However, a report released last week by Georgetown Law's Center on Privacy and Technology said testing of facial scans is being done at airports without certain legal and technical safeguards, while U.S. Sens. Ed Markey, D-Mass., and Mike Lee, R-Utah, wrote a letter to the U.S. Department of Homeland Security raising concerns about the issue.
“When American citizens travel by air internationally, they should not have to choose between privacy and security,” Markey said in a written statement.
Facial recognition boarding is one of a number of tests Delta is working with Customs and Border Protection (CBP) on, including facial recognition technology used for exit screening at gates F6 and F9 at Hartsfield-Jackson since last year and other facial recognition tests at New York's John F. Kennedy International Airport and at the Concourse E gates in Atlanta. The exit screening technology is designed to give CBP "enhanced ability to record when visitors depart the U.S.," and all customer data is "securely managed by CBP," according to Delta.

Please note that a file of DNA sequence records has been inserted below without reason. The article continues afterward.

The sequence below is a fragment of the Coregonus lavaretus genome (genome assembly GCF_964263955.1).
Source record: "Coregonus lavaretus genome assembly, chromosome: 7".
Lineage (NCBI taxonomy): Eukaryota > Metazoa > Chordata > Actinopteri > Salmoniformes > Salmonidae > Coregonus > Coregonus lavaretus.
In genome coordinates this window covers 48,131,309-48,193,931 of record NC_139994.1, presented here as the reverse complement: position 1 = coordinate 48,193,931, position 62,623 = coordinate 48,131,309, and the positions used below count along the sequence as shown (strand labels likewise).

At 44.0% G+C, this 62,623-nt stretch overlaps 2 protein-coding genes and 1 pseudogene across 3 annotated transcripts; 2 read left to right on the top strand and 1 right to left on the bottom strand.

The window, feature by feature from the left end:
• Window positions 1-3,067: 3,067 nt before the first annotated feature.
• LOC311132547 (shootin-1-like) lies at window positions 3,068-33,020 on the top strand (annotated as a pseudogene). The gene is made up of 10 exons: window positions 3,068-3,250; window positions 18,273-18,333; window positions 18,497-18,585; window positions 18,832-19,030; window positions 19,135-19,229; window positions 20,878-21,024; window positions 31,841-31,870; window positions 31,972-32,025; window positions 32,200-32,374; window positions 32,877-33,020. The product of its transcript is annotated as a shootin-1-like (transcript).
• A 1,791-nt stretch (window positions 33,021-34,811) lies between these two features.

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Atlanta-based Delta Air Lines, the only remaining U.S. passenger airline to fly the 747, is retiring the plane from its fleet. In 1966, Boeing announced plans to build the 747. In 1969, the Boeing 747-100 made its first flight. The 747's distinctive "hump" could be used as a first-class lounge, extra seating or as cargo space. Atlanta-based Delta Air Lines first operated the 747 in the 1970s. In this Oct. 1970 photo, a Delta crew gets set to take off on a pre-inaugural flight over north Georgia. As far